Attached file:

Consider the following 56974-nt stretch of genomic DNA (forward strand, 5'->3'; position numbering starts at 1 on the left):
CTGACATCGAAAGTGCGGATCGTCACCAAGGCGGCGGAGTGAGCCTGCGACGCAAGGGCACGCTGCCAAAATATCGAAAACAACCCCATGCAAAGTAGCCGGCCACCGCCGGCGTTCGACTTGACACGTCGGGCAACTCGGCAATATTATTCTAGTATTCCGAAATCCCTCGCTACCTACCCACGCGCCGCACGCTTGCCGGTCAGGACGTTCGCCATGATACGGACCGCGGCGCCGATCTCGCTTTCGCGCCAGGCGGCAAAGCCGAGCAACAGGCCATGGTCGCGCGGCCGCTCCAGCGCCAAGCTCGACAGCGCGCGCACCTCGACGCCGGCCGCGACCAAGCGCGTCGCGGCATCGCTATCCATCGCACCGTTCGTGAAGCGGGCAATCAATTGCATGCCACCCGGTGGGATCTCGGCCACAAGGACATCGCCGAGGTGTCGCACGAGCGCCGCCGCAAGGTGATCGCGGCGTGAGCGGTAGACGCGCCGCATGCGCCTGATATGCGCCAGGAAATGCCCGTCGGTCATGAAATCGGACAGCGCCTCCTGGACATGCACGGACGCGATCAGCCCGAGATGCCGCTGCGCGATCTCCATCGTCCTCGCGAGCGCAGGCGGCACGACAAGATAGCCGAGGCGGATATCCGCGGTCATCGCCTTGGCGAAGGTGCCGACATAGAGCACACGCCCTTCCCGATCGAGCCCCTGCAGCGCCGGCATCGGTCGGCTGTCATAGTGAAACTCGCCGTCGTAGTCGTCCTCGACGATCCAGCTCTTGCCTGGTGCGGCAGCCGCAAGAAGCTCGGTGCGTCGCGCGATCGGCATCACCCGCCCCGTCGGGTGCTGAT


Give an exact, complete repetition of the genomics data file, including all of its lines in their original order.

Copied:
Consider the following 56974-nt stretch of genomic DNA (forward strand, 5'->3'; position numbering starts at 1 on the left):
CTGACATCGAAAGTGCGGATCGTCACCAAGGCGGCGGAGTGAGCCTGCGACGCAAGGGCACGCTGCCAAAATATCGAAAACAACCCCATGCAAAGTAGCCGGCCACCGCCGGCGTTCGACTTGACACGTCGGGCAACTCGGCAATATTATTCTAGTATTCCGAAATCCCTCGCTACCTACCCACGCGCCGCACGCTTGCCGGTCAGGACGTTCGCCATGATACGGACCGCGGCGCCGATCTCGCTTTCGCGCCAGGCGGCAAAGCCGAGCAACAGGCCATGGTCGCGCGGCCGCTCCAGCGCCAAGCTCGACAGCGCGCGCACCTCGACGCCGGCCGCGACCAAGCGCGTCGCGGCATCGCTATCCATCGCACCGTTCGTGAAGCGGGCAATCAATTGCATGCCACCCGGTGGGATCTCGGCCACAAGGACATCGCCGAGGTGTCGCACGAGCGCCGCCGCAAGGTGATCGCGGCGTGAGCGGTAGACGCGCCGCATGCGCCTGATATGCGCCAGGAAATGCCCGTCGGTCATGAAATCGGACAGCGCCTCCTGGACATGCACGGACGCGATCAGCCCGAGATGCCGCTGCGCGATCTCCATCGTCCTCGCGAGCGCAGGCGGCACGACAAGATAGCCGAGGCGGATATCCGCGGTCATCGCCTTGGCGAAGGTGCCGACATAGAGCACACGCCCTTCCCGATCGAGCCCCTGCAGCGCCGGCATCGGTCGGCTGTCATAGTGAAACTCGCCGTCGTAGTCGTCCTCGACGATCCAGCTCTTGCCTGGTGCGGCAGCCGCAAGAAGCTCGGTGCGTCGCGCGATCGGCATCACCCGCCCCGTCGGGTGCTGAT